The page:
12. Englot DJ, Rolston JD, Wang DD, Sun PP, Chang EF, Auguste KI. Seizure outcomes after temporal lobectomy in pediatric patients. J Neurosurg Pediatr. 2013. 12: 134-41

13. Fisher R, Salanova V, Witt T, Worth R, Henry T, Gross R. Electrical stimulation of the anterior nucleus of thalamus for treatment of refractory epilepsy. Epilepsia. 2010. 51: 899-908

14. Foley JL, Little JW, Vaezy S. Effects of high-intensity focused ultrasound on nerve conduction. Muscle Nerve. 2008. 37: 241-50

15. Guan J, Karsy M, Ducis K, Bollo RJ. Surgical strategies for pediatric epilepsy. Transl Pediatr. 2016. 5: 55-66

16. Heck CN, King-Stephens D, Massey AD, Nair DR, Jobst BC, Barkley GL. Two-year seizure reduction in adults with medically intractable partial onset epilepsy treated with responsive neurostimulation: Final results of the RNS system pivotal trial. Epilepsia. 2014. 55: 432-41

17. Hoppe C, Helmstaedter C. Laser interstitial thermotherapy (LiTT) in pediatric epilepsy surgery. Seizure. 2018. 18: S1059-311

18. Kang JY, Wu C, Tracy J, Lorenzo M, Evans J, Nei M. Laser interstitial thermal therapy for medically intractable mesial temporal lobe epilepsy. Epilepsia. 2016. 57: 325-34

19. Karsy M, Guan J, Ducis K, Bollo RJ. Emerging surgical therapies in the treatment of pediatric epilepsy. Transl Pediatr. 2016. 5: 67-78

20. Kinnear KM, Warner NM, Gersappe A, Doherty MJ. Pilot data on responsive epilepsy neurostimulation, measures of sleep apnea and continuous glucose measurements. Epilepsy Behav Case Rep. 2018. 9: 33-6

21. Knake S, Triantafyllou C, Wald LL, Wiggins G, Kirk GP, Larsson PG. 3T phased array MRI improves the presurgical evaluation in focal epilepsies: A prospective study. Neurology. 2005. 65: 1026-31

22. Kokoszka MA, Panov F, La Vega-Talbott M, McGoldrick PE, Wolf SM, Ghatan S. Treatment of medically refractory seizures with responsive neurostimulation: 2 pediatric cases. J Neurosurg Pediatr. 2018. 21: 421-7

23. Krishna V, Sammartino F, Rezai A. A review of the current therapies, challenges, and future directions of transcranial focused ultrasound technology: Advances in diagnosis and treatment. JAMA Neurol. 2018. 75: 246-54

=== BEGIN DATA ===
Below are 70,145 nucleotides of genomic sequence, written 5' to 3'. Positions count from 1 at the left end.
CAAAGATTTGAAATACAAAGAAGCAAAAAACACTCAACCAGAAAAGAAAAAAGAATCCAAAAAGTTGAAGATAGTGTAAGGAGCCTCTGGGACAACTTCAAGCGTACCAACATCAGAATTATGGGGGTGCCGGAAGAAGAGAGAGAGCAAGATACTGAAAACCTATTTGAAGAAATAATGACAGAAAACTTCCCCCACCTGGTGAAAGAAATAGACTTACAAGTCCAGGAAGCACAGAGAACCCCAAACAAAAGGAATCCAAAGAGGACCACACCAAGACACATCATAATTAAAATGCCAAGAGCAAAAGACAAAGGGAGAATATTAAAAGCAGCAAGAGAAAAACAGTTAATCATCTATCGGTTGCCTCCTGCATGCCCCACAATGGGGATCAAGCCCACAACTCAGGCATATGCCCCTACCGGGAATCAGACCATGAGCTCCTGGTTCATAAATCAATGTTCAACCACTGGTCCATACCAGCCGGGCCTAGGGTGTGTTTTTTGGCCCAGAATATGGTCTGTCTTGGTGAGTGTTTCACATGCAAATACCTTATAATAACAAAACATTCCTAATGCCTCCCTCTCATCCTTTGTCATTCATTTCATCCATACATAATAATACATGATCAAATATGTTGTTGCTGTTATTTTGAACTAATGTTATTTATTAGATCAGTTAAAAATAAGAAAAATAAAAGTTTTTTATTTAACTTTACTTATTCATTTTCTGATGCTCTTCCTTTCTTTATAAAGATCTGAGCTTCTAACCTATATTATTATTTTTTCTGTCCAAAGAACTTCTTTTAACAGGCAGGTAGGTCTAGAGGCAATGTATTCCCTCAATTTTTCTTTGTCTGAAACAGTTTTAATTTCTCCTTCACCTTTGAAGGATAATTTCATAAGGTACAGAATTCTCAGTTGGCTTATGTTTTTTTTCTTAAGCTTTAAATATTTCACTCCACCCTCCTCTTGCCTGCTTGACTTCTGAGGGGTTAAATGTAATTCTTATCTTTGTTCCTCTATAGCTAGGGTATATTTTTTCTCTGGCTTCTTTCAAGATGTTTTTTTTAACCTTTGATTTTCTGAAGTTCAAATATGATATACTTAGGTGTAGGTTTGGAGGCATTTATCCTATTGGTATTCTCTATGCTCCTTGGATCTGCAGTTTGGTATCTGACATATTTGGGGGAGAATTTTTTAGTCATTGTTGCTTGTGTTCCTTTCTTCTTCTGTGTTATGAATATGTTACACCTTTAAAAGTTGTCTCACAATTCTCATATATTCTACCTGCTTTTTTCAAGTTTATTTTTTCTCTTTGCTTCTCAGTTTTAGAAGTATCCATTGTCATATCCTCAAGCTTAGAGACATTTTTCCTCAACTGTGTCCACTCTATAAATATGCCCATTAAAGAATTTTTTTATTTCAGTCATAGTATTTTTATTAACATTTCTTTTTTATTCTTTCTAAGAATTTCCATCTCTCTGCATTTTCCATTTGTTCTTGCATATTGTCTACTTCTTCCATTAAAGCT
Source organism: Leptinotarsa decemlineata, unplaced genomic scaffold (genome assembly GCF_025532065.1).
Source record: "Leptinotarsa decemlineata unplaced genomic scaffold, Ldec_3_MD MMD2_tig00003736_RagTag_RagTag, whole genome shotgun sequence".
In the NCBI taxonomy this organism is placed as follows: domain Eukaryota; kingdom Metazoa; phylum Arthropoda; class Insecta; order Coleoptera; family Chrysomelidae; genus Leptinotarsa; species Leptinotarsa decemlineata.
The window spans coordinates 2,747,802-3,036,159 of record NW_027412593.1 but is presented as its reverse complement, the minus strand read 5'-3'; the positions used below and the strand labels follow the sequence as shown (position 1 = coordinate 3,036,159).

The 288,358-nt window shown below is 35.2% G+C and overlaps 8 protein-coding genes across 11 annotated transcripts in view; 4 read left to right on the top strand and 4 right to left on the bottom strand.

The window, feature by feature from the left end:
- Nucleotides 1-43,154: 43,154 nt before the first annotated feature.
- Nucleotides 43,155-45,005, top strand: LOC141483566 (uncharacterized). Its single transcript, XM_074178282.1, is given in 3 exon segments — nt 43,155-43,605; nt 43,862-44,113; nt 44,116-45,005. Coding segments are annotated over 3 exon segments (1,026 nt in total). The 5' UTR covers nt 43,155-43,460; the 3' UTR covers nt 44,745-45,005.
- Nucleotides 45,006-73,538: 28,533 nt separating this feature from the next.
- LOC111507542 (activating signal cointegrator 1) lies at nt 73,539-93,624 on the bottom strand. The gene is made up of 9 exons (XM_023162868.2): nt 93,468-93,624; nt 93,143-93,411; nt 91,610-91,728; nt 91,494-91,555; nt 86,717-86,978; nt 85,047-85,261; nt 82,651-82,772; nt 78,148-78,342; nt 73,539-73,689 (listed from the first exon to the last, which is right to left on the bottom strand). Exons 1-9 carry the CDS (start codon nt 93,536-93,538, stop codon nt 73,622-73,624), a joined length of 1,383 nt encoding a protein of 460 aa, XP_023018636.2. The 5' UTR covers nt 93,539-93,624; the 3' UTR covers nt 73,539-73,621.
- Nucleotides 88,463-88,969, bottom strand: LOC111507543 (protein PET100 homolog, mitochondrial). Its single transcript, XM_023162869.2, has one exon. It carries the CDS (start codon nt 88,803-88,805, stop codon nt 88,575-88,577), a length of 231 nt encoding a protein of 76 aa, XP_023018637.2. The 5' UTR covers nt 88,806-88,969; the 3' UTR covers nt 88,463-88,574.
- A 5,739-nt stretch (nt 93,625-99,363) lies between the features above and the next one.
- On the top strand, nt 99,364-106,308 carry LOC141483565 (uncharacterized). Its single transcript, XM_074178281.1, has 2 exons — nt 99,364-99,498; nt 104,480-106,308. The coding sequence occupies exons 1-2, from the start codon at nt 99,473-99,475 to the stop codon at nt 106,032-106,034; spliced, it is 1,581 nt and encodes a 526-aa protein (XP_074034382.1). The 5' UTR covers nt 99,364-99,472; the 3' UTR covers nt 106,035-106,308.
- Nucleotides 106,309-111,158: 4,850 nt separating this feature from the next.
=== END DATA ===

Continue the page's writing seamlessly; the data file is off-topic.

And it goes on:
24. Lang M, Chitale A, Sharan A, Wu C. Advancements in stereotactic epilepsy surgery: Stereo-EEG, laser interstitial thermotherapy, and responsive neurostimulation. JHN J. 2016. 11: 32-6

25. Li MC, Cook MJ. Deep brain stimulation for drug-resistant epilepsy. Epilepsia. 2018. 59: 273-90

26. Liava A, Mai R, Tassi L, Cossu M, Sartori I, Nobili L. Paediatric epilepsy surgery in the posterior cortex: A study of 62 cases. Epileptic Disord. 2014. 16: 141-64

27. MacDonell J, Patel N, Rubino S, Ghoshal G, Fischer G, Burdette EC. Magnetic resonance-guided interstitial high-intensity focused ultrasound for brain tumor ablation. Neurosurg Focus. 2018. 44: E11-

28. McGonigal A, Sahgal A, De Salles A, Hayashi M, Levivier M, Ma L. Radiosurgery for epilepsy: Systematic review and International Stereotactic Radiosurgery Society (ISRS) practice guideline. Epilepsy Res. 2017. 137: 123-31

29. Meador KJ, Kapur R, Loring DW, Kanner AM, Morrell MJ, RNS® System Pivotal Trial Investigators. Quality of life and mood in patients with medically intractable epilepsy treated with targeted responsive neurostimulation. Epilepsy Behav. 2015. 45: 242-7

30. Morrell MJ, RNS System in Epilepsy Study Group. Responsive cortical stimulation for the treatment of medically intractable partial epilepsy. Neurology. 2011. 77: 1295-304

31. Pestana Knight EM, Schiltz NK, Bakaki PM, Koroukian SM, Lhatoo SD, Kaiboriboon K. Increasing utilization of pediatric epilepsy surgery in the United States between 1997 and 2009. Epilepsia. 2015. 56: 375-81

32. Ravindra VM, Sweney MT, Bollo RJ. Recent developments in the surgical management of paediatric epilepsy. Arch Dis Child. 2017. 102: 760-6

33. Rheims S, Fischer C, Ryvlin P, Isnard J, Guenot M, Tamura M. Long-term outcome of gamma-knife surgery in temporal lobe epilepsy. Epilepsy Res. 2008. 80: 23-9

34. Singhal NS, Numis AL, Lee MB, Chang EF, Sullivan JE, Auguste KI. Responsive neurostimulation for treatment of pediatric drug-resistant epilepsy. Epilepsy Behav Case Rep. 2018. 10: 21-4

35. Taussig D, Lebas A, Chipaux M, Jan M, Fohlen M, Bulteau C. Stereo-electroencephalography (SEEG) in children surgically cured of their epilepsy. Neurophysiol Clin. 2016. 46: 3-15

36. Thomas GP, Jobst BC. Critical review of the responsive neurostimulator system for epilepsy. Med Devices (Auckl). 2015. 8: 405-11

37. Tufail Y, Matyushov A, Baldwin N, Tauchmann ML, Georges J, Yoshihiro A. Transcranial pulsed ultrasound stimulates intact brain circuits. Neuron. 2010. 66: 681-94

38. Willie JT, Laxpati NG, Drane DL, Gowda A, Appin C, Hao C. Real-time magnetic resonance-guided stereotactic laser amygdalohippocampotomy for mesial temporal lobe epilepsy. Neurosurgery. 2014. 74: 569-84

39. Yan H, Toyota E, Anderson M, Abel TJ, Donner E, Kalia SK. A systematic review of deep brain stimulation for the treatment of drug-resistant epilepsy in childhood. J Neurosurg Pediatr. 2018. 23: 274-84

Leave a Reply

Your email address will not be published. Required fields are marked *